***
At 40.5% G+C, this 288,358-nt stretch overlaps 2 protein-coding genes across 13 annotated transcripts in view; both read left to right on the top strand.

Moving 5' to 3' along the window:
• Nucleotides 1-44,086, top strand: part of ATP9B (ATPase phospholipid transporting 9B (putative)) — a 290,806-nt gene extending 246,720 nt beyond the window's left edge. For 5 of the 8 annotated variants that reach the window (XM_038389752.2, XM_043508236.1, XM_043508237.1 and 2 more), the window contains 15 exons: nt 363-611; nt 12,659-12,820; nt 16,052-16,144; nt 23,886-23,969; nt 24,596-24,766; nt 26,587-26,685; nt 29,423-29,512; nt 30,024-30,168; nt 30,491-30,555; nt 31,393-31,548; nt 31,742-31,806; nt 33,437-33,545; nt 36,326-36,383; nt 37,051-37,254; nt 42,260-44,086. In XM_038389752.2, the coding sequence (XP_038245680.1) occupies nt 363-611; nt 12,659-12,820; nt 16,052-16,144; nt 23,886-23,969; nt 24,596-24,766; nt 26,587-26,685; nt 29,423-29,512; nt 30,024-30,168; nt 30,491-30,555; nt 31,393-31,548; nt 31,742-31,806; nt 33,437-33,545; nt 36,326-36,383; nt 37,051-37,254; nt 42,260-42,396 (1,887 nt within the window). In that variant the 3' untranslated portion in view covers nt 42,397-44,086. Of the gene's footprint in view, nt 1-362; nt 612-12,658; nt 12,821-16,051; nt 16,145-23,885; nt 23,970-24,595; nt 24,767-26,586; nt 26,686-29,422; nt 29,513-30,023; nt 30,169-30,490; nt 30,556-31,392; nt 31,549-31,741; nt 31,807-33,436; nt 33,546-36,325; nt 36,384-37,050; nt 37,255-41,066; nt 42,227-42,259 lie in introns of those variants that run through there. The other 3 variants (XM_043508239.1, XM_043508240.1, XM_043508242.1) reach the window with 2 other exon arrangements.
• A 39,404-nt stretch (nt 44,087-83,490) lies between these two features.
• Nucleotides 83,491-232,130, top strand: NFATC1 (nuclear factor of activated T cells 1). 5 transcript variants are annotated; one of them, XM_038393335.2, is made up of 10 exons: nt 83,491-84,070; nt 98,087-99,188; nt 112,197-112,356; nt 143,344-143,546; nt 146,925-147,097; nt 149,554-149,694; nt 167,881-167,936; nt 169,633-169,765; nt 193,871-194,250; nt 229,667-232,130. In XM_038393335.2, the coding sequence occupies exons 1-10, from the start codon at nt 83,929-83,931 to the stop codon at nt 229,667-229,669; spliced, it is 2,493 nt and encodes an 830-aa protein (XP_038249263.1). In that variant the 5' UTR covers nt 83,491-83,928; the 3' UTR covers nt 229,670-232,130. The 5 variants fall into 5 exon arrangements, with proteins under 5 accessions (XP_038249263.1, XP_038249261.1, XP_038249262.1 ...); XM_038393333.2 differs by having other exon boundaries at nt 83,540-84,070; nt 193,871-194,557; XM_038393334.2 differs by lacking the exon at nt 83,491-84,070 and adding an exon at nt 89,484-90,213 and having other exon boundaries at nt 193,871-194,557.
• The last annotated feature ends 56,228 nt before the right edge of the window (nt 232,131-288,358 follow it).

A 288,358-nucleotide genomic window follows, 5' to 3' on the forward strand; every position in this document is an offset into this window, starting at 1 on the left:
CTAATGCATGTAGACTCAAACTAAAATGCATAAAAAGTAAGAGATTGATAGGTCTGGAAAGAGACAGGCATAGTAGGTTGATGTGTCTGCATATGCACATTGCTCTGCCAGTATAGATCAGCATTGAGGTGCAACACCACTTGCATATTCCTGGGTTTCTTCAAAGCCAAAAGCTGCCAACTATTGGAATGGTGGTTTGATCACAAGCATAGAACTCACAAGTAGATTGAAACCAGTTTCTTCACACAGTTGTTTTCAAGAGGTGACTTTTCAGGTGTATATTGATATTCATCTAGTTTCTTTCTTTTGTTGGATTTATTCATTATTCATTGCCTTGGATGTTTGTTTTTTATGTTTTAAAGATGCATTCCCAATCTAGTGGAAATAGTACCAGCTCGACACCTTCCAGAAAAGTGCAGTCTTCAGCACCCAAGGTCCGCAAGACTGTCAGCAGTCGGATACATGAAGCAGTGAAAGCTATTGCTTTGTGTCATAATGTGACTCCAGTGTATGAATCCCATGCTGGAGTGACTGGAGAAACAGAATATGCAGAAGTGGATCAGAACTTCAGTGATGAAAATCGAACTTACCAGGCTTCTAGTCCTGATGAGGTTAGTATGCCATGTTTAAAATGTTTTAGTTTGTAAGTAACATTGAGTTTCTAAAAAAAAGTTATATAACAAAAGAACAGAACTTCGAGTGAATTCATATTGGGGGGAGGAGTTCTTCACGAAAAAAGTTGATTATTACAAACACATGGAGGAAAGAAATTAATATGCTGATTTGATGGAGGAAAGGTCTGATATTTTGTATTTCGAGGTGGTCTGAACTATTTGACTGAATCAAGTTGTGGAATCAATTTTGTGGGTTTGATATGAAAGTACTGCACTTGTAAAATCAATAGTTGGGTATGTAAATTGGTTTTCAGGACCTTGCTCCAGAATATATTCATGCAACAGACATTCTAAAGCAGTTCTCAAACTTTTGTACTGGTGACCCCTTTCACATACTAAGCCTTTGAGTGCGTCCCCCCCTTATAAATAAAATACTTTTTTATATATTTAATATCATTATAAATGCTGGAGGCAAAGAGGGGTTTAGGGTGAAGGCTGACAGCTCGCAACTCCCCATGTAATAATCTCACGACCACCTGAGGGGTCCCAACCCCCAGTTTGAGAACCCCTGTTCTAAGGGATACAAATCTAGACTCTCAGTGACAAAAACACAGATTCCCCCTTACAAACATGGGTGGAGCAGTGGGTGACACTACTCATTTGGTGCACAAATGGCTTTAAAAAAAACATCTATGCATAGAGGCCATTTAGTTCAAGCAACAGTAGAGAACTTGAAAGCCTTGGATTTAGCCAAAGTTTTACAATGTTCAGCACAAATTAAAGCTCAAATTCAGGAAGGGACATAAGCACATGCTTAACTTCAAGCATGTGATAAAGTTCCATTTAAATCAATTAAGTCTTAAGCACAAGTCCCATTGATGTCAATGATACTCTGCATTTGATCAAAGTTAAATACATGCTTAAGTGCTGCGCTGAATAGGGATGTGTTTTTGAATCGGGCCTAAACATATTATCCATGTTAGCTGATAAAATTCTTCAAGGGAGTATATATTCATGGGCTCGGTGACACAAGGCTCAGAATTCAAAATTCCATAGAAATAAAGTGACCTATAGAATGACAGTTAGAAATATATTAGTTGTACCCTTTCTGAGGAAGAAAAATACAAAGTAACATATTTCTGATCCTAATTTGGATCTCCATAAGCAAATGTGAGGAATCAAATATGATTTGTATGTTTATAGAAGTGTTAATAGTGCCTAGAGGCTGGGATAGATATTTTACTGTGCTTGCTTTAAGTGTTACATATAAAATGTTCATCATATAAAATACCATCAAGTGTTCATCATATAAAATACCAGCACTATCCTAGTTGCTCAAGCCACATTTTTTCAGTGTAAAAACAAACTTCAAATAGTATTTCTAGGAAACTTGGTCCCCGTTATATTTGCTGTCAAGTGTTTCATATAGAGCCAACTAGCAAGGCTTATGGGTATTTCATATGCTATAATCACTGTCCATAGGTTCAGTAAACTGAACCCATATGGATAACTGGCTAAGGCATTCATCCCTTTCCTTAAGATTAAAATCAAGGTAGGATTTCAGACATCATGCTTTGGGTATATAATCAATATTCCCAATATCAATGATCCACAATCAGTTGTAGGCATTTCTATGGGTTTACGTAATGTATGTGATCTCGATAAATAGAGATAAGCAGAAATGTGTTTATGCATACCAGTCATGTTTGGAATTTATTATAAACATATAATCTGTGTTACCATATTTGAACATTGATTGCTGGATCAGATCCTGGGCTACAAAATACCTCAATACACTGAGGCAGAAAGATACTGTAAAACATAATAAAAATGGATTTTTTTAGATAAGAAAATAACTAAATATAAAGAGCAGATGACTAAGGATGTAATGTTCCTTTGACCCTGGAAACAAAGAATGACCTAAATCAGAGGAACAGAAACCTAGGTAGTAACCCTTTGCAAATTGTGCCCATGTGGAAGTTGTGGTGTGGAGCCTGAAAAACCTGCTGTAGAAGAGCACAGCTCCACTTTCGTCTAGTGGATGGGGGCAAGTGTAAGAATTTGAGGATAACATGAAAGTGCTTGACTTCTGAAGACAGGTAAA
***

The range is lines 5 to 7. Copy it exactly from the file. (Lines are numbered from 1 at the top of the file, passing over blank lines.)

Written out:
• Nucleotides 83,491-232,130, top strand: NFATC1 (nuclear factor of activated T cells 1). 5 transcript variants are annotated; one of them, XM_038393335.2, is made up of 10 exons: nt 83,491-84,070; nt 98,087-99,188; nt 112,197-112,356; nt 143,344-143,546; nt 146,925-147,097; nt 149,554-149,694; nt 167,881-167,936; nt 169,633-169,765; nt 193,871-194,250; nt 229,667-232,130. In XM_038393335.2, the coding sequence occupies exons 1-10, from the start codon at nt 83,929-83,931 to the stop codon at nt 229,667-229,669; spliced, it is 2,493 nt and encodes an 830-aa protein (XP_038249263.1). In that variant the 5' UTR covers nt 83,491-83,928; the 3' UTR covers nt 229,670-232,130. The 5 variants fall into 5 exon arrangements, with proteins under 5 accessions (XP_038249263.1, XP_038249261.1, XP_038249262.1 ...); XM_038393333.2 differs by having other exon boundaries at nt 83,540-84,070; nt 193,871-194,557; XM_038393334.2 differs by lacking the exon at nt 83,491-84,070 and adding an exon at nt 89,484-90,213 and having other exon boundaries at nt 193,871-194,557.
• The last annotated feature ends 56,228 nt before the right edge of the window (nt 232,131-288,358 follow it).

A 288,358-nucleotide genomic window follows, 5' to 3' on the forward strand; every position in this document is an offset into this window, starting at 1 on the left: